FOSS and FLOSS

Mar 26 2011   1:37AM GMT

IPV6 on Windows 7

Subhendu Sen Subhendu Sen Profile: Subhendu Sen

What is wonderful that, Windows 7 comes with built-in Ipv6, which uses two kinds of network applications…. the first which I am going to discuss about HOMEGROUP

It is best fits for small business that does not have Active Directory or useful for peer-to-peer networking. It is better to keep in mind about several problems before going to implement it, as described here:

If there is necessary to manage resources (like file sharing / printer sharing) with Linux; Mac OS; XP; and even Vista, this creates much more trouble for this kind of network even you make Windows 7 as tiny server with full rights. It is recommended that, if you need that type of work, go for Windows 2008 or at least windows 2003 or Linux Server (preferably Red Hat / SuSE).

And if you want for truly cost effective solution, then move for NAS (Network Attached Storage).

Another problem is that, when you join / create HomeGroup, it is possible to create only one with any flavour of Windows 7 (Home Premium; Professional; Enterprise or even Ultimate). That is why, you never use HomeGroup as a drop-in-replacement for existing XP’s peer-to-peer network until Microsoft will launch any new way for this.

Click Control Panel > Network Connections and right-click the adapter to access its Properties and what you see the Ipv4 has connectivity where Ipv6 has “No network access” !

If the situation is like this, you may follow the following easy steps….

  1. Start > regedit (type in Search Box) > User Account Control > Continue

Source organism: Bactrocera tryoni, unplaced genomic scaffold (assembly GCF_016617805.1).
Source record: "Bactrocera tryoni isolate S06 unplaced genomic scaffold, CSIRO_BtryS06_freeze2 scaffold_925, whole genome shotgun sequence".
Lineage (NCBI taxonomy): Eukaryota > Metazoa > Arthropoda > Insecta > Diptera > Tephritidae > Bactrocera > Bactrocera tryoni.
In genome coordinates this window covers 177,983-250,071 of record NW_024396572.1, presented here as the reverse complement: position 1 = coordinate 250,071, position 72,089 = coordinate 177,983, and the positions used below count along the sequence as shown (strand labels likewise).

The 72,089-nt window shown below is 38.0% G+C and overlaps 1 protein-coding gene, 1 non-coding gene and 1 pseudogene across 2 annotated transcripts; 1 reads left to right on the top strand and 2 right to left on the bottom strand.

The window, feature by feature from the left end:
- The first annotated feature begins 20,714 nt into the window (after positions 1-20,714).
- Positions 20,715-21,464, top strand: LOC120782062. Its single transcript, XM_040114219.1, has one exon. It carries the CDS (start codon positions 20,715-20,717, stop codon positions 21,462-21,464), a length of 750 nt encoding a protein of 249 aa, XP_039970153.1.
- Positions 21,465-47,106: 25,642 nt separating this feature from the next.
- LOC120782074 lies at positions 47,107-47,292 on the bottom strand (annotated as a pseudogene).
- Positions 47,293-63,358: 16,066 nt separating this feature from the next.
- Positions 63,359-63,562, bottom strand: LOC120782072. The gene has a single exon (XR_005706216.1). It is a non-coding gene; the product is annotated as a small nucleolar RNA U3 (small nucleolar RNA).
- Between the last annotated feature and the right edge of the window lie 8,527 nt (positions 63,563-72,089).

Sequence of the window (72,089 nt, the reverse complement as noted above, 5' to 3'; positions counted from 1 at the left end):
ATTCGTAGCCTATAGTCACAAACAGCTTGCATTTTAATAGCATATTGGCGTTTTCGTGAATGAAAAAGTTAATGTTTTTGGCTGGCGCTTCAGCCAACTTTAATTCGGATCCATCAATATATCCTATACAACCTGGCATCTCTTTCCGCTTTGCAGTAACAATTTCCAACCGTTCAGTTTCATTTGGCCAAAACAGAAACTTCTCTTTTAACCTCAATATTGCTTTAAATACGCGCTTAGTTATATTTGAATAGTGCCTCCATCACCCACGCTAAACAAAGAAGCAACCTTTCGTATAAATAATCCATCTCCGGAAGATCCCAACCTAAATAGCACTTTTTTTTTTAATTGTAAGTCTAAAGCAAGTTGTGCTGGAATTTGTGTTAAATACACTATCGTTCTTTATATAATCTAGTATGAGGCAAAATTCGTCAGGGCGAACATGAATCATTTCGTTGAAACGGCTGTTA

2. When the Registry Editor opens, try to locate the registry entry like

HKEY_LOCAL_MACHINE\SYSTEM\CurrentControlSet\Services\Tcpip6\Parameters

  1. Now modify DisabledComponents by double-clicking
  2. Put 0 on all Ipv6 components (0 means enable) and click OK

Note: It is strongly recommended, to take important backup / registry before going to work with Registry !

Next reboot Windows 7 to make it ready to set up for HomeGroup network !


And the second is DIRECT ACCES, which is the most enhanced feature in Windows 7 Ipv6 mechanism and as well as Windows Server 2008 R2. As I have a practical experience to work with this unique feature and from my point of view, it has the same purpose as Virtual Private Network (VPN), i.e., it allows users to connect securely to the corporate network through the Internet. Unfortunately, this wonderful feature only you can get with Windows 7 Enterprise and Ultimate flavors. It is a great combination when Windows Server 2003 / Windows Server 2008 used Ipv6 with Internet Protocol Security or IPSec considering Windows 7.


There are several advantages with DirectAccess….

It can optimize the performance both Windows 7 as client and Data-center’s network.

It does not need to have or run native Ipv6 on network to use DirectAccess.

It Works together with NAP (Network Access Protection) and NAC (Network Access Control) solutions.

It is not necessary to reconnect if the Internet connection failure.

As I mentioned about the great combination, Windows Server 2008 and Windows 7 both come with a unique mechanism called “IP-HTTPS” support. I am not going to write here much about this topic, only for a little information that, IP-HTTPS is a tunneling protocol that tunnels Ipv6 packets to hide inside an Ipv4 based HTTPS session. To use this unique Ipv6’s feature, you have to do a little task here:

It can be done through GPO for DirectAccess Windows 7 computers by….

  1. Click Start > Control Panel > Administrative Tools > Group Policy Management
  2. In New DirectAccess client GPO, click to Computer Configuration\Policies\Administrative Templates\Network\Network Connections\Route
  3. Click Edit policy setting > click Enabled and after that click OK
  4. Now use Web proxy server to available it. If Web does not support Ipv6, use MicroSoft Forefront Unified Access Gateway (UAG) feature. It transalates to Ipv4 based requests.

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